The study group (ALL) was dichotomized in to sub-groups, i.e. exposed to HTV (EHTV) and not exposed to HTV (NEHTV). For statistical calculation based on LTDV1 and LTVD2, EHTV is defined as those workers having LTDV1 > 1600 mh/s2 and LTDV2 > 0.5 m/s2, respectively. The rationale for the LTDV1 dichotomization is discussed elsewhere [20]. The dichotomization level for LTDV2 was set to one fifth of the daily exposure action value of 2.5 m/s2 specified in the current EU Directive [22].

Statistical analysis

Descriptive statistics of variables of interest was performed separately for exposed and referents at both time point, i.e. 1992 and 2008. We used longitudinal regression models to investigate the relationship between the outcomes and explanatory variables. By using SAS procedure PROC MIXED one can use all available data in analysis instead of ignoring subjects with missing data, hence having more statistical power [23,24,25]. We have used PROC MIXED and used all available data in our analysis, which resulted in different number of data points (subjects) in tables for descriptive statistics at baseline and follow-up. We assumed fixed effects, i.e. the model holds true across the sample and with the same slope. In other words, exposure will affect all persons in the same way. These models study both between- and within-subject changes over time.

First simple longitudinal regression models were used to investigate the relationship between one outcome and one predictor variable at a time. Finally multivariate longitudinal regression models were built partly based on the results of simple regression analyses and partly on the researchers clinical experience. The longitudinal regression analyses yielded beta values (regression coefficients) with standard error and p-values. It also yielded least square means (LSM) and differences in LSM to compare Categorical variable’s means adjusted for other variables and averaged across the repeated measures. Statistical significance, alpha was set at 0.05. All statistical analyses were performed with SAS 9.4 for windows (SAS Institute Inc., Cary, NC, USA).


Descriptive statistics for age, height, temperature perception thresholds and vibration dosages for all included workers as well as for the two sub-groups, i.e. EHTV and NEHTV, are presented in Table 1. At baseline and follow-up, there was a mean difference of 3.7 years (CI 95%; 0.1–7.4) and 5.6 years (CI 95%; 1.8–9.3) for the two sub-groups. There was no significant difference in height between the two groups at baseline and at follow-up.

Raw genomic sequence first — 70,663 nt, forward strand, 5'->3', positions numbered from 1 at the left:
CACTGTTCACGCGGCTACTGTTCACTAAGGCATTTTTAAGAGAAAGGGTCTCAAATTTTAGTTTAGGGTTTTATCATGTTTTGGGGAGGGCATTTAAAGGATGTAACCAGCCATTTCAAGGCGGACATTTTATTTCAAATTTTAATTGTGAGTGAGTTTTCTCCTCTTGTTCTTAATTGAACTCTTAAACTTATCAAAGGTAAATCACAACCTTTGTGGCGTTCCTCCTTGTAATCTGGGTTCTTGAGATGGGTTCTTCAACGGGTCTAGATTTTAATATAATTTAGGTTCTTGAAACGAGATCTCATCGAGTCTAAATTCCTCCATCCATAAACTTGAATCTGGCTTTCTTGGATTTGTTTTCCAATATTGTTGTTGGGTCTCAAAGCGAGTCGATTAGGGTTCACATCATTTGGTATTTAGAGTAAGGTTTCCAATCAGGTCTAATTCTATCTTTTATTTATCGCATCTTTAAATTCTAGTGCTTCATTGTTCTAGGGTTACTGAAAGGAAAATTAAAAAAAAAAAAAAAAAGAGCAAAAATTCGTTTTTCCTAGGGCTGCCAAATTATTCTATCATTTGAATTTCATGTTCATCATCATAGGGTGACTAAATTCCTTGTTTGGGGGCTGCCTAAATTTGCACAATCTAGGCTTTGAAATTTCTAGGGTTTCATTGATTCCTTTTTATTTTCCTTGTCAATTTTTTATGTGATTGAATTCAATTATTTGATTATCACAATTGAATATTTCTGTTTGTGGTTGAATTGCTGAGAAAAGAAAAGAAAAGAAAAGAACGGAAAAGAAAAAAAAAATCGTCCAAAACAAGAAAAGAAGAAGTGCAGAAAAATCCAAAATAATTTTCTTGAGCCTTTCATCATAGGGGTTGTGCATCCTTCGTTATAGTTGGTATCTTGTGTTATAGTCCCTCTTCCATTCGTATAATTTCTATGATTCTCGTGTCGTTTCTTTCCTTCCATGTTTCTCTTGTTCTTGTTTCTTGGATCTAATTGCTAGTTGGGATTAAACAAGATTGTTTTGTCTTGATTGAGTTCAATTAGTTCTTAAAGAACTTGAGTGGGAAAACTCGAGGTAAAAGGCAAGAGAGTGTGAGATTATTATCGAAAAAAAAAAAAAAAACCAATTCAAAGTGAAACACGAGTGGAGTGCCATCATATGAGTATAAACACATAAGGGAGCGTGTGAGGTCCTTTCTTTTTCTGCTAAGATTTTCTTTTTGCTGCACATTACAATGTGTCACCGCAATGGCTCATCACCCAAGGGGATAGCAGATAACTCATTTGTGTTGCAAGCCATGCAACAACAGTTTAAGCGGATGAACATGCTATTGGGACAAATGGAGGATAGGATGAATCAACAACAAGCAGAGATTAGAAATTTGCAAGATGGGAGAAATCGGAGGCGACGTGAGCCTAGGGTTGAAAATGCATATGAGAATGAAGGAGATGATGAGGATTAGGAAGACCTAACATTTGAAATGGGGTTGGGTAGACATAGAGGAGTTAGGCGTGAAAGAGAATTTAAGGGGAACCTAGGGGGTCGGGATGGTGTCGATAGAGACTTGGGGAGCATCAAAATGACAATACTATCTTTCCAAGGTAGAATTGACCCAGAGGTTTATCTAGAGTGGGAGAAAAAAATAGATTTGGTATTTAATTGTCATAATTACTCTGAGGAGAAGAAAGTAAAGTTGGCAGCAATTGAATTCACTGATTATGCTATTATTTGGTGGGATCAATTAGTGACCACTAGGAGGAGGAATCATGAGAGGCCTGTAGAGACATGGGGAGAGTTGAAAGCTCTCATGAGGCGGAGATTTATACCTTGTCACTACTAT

Table 1 Descriptive statistics for study group and its sub-groups during the follow-up period 1992–2008. Mean thermotactile perception thresholds for cold (TPTC) and warmth (TPTW) measured on the volar side of two distal phalanges on the right and left index finger among vibration exposed (ETHV) and un-exposed (NETHV) workers during the follow-up period. LTVD1 and LTVD2 are two different lifetime vibration doses. For more information, see text

Simple longitudinal regression analyses showed that all predictor variables had a significant relationship with all temperature perception thresholds. We investigated the following predictor variables; age, height, LTVD1, LTVD2, ELTVD1 (binary exposure variables based on LTVD1), ELTVD2 (binary exposure variables based on LTVD2) and Year (1992 and 2008) (Table 2).

Table 2 Univariate analyses of thermotactile perception thresholds for cold (TPTC) and warmth (TPTW) measured on the volar side of the two distal phalanges on the right and left index finger with four explanatory variables, vibration exposure (LTVD1 and LTVD2), age and height

For left index finger, vibration exposed workers (ELTVD1) had a mean level of 26.1 °C and non-vibration exposed workers had a mean level of 26.0 °C for TPTC during the follow-up period. The difference in these means was not significant, see column 1 in Table 2. There were not any significant mean difference in TPTC and TPTW (left index finger) between vibration exposed and non-exposed workers based on LTVD1 and LTVD2, respectively. For TPTW on the right index finger a small but significant difference was however found.

As can be seen in Table 2 there was a significant mean difference in TPTC and TPTW for both fingers between the two occasions. As an example, the mean TPTC for left index finger among all workers in 1992 was 25.2 °C compared to 26.9 °C in 2008, i.e. a mean difference of about 1.7 °C. Corresponding figures for TPTW was 33.7 °C and 38.4 °C, i.e. a mean difference of about 4.7 °C. Similar figures is valid for the right index finger. This means that subjects need more heat stimuli and less cold stimuli for thermotactile perception at follow-up.